Walk around enjoy Nature; fishing

3 words to describe yourself
Fun loving, Caring, Curious

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Michael Payne goes by the nickname “Milo.” He lives in Elk River where he likes to D.J., play music, run track, fish and draw. As an Apprentice at the Steger Wilderness Center, Milo is intent on learning the craft of stone masonry, and acquiring as much knowledge as he can to one day build something like this for his own family. He greatly values the self-reliance that characterizes the Center and the way everyone takes care of each other. “There is always someone there to help. Everyone helps everyone else constantly.” Milo is a thoughtful listener who soaks up the words of Will and Johnny Ray because he values their intelligence, experience and wisdom. He has taken to Johnny Ray’s retired sled-dog, Jasper, whom he gladly watched after while the Mayor was away on a photo assignment. He got Jasper howling in response to his nearly perfect wolf howl. Milo also likes to hang with fellow Apprentice, Karl. As Milo puts it, they make a ‘power-packed team’, whether it’s on the job site, canoeing, or on the epic hike to Ely and back.

Do you have a nickname? What’s the story behind your nickname?

‘Milo’ derived from Michael

What was your first impression of Will?
Very smart man. Has a lot of wise things to say and to learn from.

What are some strengths you bring to the group?

Friendly, cool person to get along with. Very positive. Don’t jump to conclusions; search for reasons behind situations

What do you hope to gain or what are you looking forward to this summer at the Center?

As much knowledge as I can to hopefully build something like this for your family. Recreate self-sufficiency as a way of taking care of your family or anyone in need. Learn the craft of stonemasonry.

Tell me about some of the interns, residents workers and apprentices

All pretty cool. Get along well with each other. Work well with Karl making a “power packed team”. Fun to hang out with after work day. Everyone here is really positive.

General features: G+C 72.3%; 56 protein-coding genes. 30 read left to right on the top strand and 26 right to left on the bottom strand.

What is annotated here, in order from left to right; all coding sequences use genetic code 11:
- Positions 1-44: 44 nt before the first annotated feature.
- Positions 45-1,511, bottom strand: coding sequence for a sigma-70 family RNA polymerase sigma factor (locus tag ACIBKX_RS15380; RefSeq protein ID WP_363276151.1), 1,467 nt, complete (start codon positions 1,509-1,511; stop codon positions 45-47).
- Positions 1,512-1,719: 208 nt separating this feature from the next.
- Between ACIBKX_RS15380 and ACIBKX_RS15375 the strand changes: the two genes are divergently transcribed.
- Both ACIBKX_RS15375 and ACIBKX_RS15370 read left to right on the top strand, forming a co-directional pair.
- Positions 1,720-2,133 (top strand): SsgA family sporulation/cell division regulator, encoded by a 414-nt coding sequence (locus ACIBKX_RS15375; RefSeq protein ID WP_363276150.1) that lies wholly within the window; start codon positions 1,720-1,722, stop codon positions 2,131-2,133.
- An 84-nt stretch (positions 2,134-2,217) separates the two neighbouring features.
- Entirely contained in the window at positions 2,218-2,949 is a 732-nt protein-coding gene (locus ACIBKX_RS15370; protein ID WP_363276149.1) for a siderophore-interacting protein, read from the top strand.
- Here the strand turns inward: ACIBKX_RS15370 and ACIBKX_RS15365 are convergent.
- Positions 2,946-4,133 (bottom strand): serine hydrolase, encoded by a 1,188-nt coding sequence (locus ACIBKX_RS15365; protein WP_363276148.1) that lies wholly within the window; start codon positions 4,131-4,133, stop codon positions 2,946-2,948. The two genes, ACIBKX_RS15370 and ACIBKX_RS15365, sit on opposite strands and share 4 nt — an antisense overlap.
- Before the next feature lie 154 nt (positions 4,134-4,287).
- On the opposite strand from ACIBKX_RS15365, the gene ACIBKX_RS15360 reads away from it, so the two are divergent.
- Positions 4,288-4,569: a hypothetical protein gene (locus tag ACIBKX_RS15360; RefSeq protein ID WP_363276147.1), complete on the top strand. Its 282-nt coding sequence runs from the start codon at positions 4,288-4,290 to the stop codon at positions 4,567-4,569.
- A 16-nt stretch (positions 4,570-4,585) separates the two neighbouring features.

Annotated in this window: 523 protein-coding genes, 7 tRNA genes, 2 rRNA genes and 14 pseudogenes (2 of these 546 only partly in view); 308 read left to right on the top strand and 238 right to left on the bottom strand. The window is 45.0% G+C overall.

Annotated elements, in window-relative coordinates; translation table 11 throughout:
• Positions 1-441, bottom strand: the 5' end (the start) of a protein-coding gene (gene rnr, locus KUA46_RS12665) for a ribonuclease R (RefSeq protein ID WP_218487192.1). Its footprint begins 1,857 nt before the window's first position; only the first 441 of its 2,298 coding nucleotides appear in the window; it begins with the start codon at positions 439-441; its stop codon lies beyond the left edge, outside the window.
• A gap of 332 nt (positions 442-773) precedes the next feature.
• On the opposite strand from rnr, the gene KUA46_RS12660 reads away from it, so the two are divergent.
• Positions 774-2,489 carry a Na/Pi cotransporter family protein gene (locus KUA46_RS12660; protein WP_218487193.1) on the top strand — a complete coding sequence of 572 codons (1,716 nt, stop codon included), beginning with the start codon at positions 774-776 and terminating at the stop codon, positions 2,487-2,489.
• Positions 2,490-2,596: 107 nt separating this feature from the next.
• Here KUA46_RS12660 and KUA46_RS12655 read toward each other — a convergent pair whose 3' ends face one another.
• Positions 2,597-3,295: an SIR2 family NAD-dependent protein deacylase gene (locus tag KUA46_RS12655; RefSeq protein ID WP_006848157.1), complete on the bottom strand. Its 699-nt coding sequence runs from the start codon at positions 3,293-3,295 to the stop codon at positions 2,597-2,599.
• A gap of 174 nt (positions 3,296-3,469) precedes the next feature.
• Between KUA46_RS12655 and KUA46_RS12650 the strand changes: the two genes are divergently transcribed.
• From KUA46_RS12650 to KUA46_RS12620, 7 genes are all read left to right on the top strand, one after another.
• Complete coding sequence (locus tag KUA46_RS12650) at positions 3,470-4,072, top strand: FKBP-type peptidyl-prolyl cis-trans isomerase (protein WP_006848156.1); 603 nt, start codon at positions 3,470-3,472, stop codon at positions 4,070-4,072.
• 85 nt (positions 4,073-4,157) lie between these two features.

Tell me about a memorable moment you’ve experienced so far at the center

Sitting down in Hobo Village around the campfire talking with ‘The Mayor’, aka Johnny Ray. Much to learn his intelligence and experience; same goes for Will.

What has been the most challenging thing for you so far?
Working the cement mixer. Fear of messing up. But I’m facing it and getting better at it.

What are some things you miss?

Nothing except hanging out in downtown Mpls. Showering daily.

What do you wish everyone knew about the center?

How positive the place is, not just a place of hard work. The hard work is very rewarding. There is always someone there to help. Everyone helps everyone constantly

Favorite dishes to eat or cook so far?

Hot ham sammies

What do you enjoy doing during your free time?

Canoeing, hiking, hanging out with Jasper

Fun fact about yourself?
An awesome wolf howl.

3 words to describe you.

Chill, Calm, Collective, Friendly, Thinker

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For Matt Wente, this is the first time he’s been away from his home in Glencoe for this long. Although he misses his parents and his cats, he is adjusting well to life at the Steger Wilderness Center. “M.C,” as he is called by the others, recounts how the first day on the job was very demanding, as Master Stonemason Ian McKiel had the Apprentices hauling tons of rock by hand. But his great physical strength allowed him to rise to the challenge. Matt appreciates knowing that he can do a trade and he also likes getting acquainted with others. He is already known for being loquacious. In his free time Matt likes to read, take naps, and talk with Johnny Ray, the Mayor of Hobo Village, whose dog Jasper is a “real live sled dog”.